47 Controlling Hazards Use The top or top step shall not be used as a step Never overextend the body Always maintain at least three points of contact with the ladder (2 feet and 1 hand, or 2 hands and 1 foot) should be in contact with the ladder at all times The user shall use at least one hand to grasp the ladder when progressing up or down the ladder, and shall not carry any object or load that could cause the user to lose balance and fall
48 Controlling Hazards Use The top or top step shall not be used as a step Never overextend the body Remember, right tool for the right job
49 What is wrong with this picture?
50 What is wrong with these pictures?
51 What is wrong with these pictures?
52 What is wrong with these pictures?
53 Ladder Safety Checklist-I Ladder Inspection Do all ladders meet the requirements of 29 CFR /26 and/or ANSI A (Compliance with cited standards verified by checking tags or stamps on each ladder) Are the rungs, cleats, or steps in good condition? 29 CFR (b)(1)(i) Are the side rails intact without any cracks, bends, or breaks? 29 CFR (b)(1)(i) Do the rungs, cleats, or steps fit snuggly into the side rails? 29 CFR (b)(1)(i) Is the ladder free of corrosion? Are the side rails and steps free of oil or grease? Have ladders been checked for loose nails, screws, bolts, or other projecting metal parts? 29 CFR (d)(1)(i) Is regular lubrication of metal bearings, locks, or pulleys on ladders performed? 29 CFR (b)(1)(ii) Do moveable parts operate freely without binding or excessive play? Are the ropes on extension ladders intact without fraying or excessive wear? 29 CFR (d)(1)(iii) Are safety feet and other auxiliary equipment on portable ladders in good condition? 29 CFR (b)(1)(iv) Have non-skid coatings been applied to metal ladder rungs or steps that are not corrugated, knurled, or dimpled in design? 29 CFR (b)(1)(v) This safety checklist has been designed to help VSE employees and supervisors follow the minimal ladder safety practices. Ladders should meet the standard requirements of OSHA 29 CFR 1910 and 1926 or ANSI A14.5. Workers who think of a ladder as a tool will be more aware of ladder safety and less likely to take chances when using a ladder. Use the following checklist as a guide, first for inspecting a ladder and second for ensuring that safety precautions are taken when using the ladder.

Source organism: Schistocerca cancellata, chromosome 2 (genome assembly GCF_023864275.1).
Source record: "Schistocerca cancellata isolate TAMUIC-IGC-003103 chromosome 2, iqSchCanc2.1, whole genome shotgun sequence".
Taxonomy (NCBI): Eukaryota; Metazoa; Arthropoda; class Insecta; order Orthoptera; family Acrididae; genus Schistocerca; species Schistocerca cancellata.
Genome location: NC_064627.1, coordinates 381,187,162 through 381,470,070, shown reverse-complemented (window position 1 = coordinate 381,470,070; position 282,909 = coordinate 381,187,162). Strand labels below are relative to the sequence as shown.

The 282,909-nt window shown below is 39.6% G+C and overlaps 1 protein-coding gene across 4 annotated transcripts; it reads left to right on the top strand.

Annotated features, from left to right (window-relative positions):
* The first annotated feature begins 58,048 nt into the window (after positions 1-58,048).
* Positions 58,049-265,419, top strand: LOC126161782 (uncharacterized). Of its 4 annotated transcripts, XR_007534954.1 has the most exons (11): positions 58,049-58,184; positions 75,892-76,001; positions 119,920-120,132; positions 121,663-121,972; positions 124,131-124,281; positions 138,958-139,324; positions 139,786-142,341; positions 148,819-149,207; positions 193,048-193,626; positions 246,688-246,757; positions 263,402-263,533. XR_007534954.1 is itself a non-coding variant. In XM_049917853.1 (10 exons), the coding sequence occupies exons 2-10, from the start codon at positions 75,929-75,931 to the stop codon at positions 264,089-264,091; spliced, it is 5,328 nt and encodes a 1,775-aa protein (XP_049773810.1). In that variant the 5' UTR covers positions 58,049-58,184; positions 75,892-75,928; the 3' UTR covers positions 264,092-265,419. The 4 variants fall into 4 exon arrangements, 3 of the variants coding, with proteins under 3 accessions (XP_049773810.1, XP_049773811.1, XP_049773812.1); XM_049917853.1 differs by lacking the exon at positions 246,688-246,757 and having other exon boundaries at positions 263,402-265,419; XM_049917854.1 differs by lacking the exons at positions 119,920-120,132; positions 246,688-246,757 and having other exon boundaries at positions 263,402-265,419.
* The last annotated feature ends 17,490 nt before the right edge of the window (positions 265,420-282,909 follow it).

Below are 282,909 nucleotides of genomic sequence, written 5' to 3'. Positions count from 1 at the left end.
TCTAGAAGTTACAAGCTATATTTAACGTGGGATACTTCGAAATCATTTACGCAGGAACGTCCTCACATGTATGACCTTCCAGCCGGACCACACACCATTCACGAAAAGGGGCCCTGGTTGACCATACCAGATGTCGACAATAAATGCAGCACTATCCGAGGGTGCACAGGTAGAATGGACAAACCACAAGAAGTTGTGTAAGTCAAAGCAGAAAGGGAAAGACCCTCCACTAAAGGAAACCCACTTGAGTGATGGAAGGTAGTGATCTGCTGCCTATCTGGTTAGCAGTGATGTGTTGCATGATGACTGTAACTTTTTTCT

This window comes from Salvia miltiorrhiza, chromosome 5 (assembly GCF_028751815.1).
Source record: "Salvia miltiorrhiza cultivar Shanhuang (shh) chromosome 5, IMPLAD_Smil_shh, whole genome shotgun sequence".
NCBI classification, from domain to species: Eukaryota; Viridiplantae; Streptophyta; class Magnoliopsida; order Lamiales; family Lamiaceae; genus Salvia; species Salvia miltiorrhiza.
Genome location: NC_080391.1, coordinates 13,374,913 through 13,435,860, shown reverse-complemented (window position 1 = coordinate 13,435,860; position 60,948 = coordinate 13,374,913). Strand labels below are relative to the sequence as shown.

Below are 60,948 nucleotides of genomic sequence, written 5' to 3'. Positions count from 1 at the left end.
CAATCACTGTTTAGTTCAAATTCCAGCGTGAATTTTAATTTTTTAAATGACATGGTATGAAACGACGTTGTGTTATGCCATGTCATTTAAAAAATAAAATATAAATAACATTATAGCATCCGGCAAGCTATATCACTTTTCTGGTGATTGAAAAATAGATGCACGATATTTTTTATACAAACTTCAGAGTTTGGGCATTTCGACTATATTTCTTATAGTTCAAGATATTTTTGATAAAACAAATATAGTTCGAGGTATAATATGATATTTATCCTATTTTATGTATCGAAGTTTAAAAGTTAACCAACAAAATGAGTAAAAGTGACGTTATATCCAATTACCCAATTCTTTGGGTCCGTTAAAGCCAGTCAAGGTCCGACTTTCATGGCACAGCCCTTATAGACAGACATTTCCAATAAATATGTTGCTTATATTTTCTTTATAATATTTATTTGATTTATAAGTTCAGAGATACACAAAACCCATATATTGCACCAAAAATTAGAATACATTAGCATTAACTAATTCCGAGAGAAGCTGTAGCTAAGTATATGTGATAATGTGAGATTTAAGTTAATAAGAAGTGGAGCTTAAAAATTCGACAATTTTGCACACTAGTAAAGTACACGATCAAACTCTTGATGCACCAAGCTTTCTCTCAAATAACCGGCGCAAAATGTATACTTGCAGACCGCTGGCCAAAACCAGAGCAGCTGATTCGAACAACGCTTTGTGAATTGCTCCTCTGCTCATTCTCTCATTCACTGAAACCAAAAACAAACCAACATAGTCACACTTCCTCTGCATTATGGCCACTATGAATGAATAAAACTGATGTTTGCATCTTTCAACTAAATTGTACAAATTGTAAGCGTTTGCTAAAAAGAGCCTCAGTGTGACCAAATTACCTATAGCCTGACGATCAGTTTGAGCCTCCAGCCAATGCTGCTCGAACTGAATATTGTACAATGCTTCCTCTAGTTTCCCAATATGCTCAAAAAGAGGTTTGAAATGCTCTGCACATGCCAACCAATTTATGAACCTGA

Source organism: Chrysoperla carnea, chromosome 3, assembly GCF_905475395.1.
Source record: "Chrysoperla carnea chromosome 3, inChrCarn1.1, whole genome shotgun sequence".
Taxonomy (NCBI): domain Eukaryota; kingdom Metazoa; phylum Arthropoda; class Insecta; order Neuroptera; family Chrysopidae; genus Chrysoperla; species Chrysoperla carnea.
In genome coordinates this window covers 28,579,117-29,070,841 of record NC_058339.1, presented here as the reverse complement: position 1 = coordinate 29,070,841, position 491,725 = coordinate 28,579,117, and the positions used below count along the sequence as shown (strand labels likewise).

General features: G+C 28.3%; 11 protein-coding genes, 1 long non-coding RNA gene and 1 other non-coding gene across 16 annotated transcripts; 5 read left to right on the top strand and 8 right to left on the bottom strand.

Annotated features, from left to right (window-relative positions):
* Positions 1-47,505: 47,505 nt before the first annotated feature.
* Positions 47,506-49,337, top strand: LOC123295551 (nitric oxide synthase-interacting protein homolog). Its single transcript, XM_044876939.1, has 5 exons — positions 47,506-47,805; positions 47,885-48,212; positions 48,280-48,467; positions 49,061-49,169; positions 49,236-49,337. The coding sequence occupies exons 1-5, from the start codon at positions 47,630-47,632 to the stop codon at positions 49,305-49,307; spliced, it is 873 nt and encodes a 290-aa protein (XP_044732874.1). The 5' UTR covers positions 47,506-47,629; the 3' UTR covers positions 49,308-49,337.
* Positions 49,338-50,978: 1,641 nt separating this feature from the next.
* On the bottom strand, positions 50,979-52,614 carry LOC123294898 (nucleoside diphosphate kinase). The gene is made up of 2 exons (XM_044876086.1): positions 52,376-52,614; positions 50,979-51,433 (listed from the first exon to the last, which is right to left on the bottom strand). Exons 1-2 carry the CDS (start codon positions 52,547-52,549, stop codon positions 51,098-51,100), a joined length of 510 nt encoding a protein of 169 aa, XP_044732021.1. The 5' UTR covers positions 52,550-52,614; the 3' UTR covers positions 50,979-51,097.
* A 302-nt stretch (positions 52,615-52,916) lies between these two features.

55 Ladder Safety Checklist-III Safe Ladder Procedures (cont’d) Is the area around the top and bottom of the ladder clear? Is your stepladder fully opened with the spreaders locked to keep the ladder stable? Have you set up your straight ladder using the 4 to 1 rule? (1 foot from the wall for each 4 feet of ladder length.) Have you set up your straight ladder so the rails are supported equally at the top? Is the straight ladder set up so the top extends at least 3 feet above the support point? Are you using your extension ladder so the upper section overlaps the lower section, and the overlap is on the climbing side with the rungs locked in place? Do you face the ladder when ascending or descending? Do you use both hands to grip the side rails whenever possible? Always use at least one hand to grasp the ladder when climbing, and don't carry any object or load that could cause you to lose balance. Do you use a ladder safety device when needed on fixed ladders? Do you stay off of the top 2 steps of a stepladder? Do you stay off the back section of a stepladder? Do you stay off the top 4 rungs of a straight ladder? Is only one person allowed on the ladder at a time? Do you hoist tools or other materials up to you after you've reached the top of the ladder? Wear a toolbelt to help you manage tools while you're working on a ladder. Do you work within the side rails? If your belt buckle goes past the side rail, you are leaning too far. Descend and move the ladder as needed to stay close to your work. Do you store the ladder in a secure designated area after use?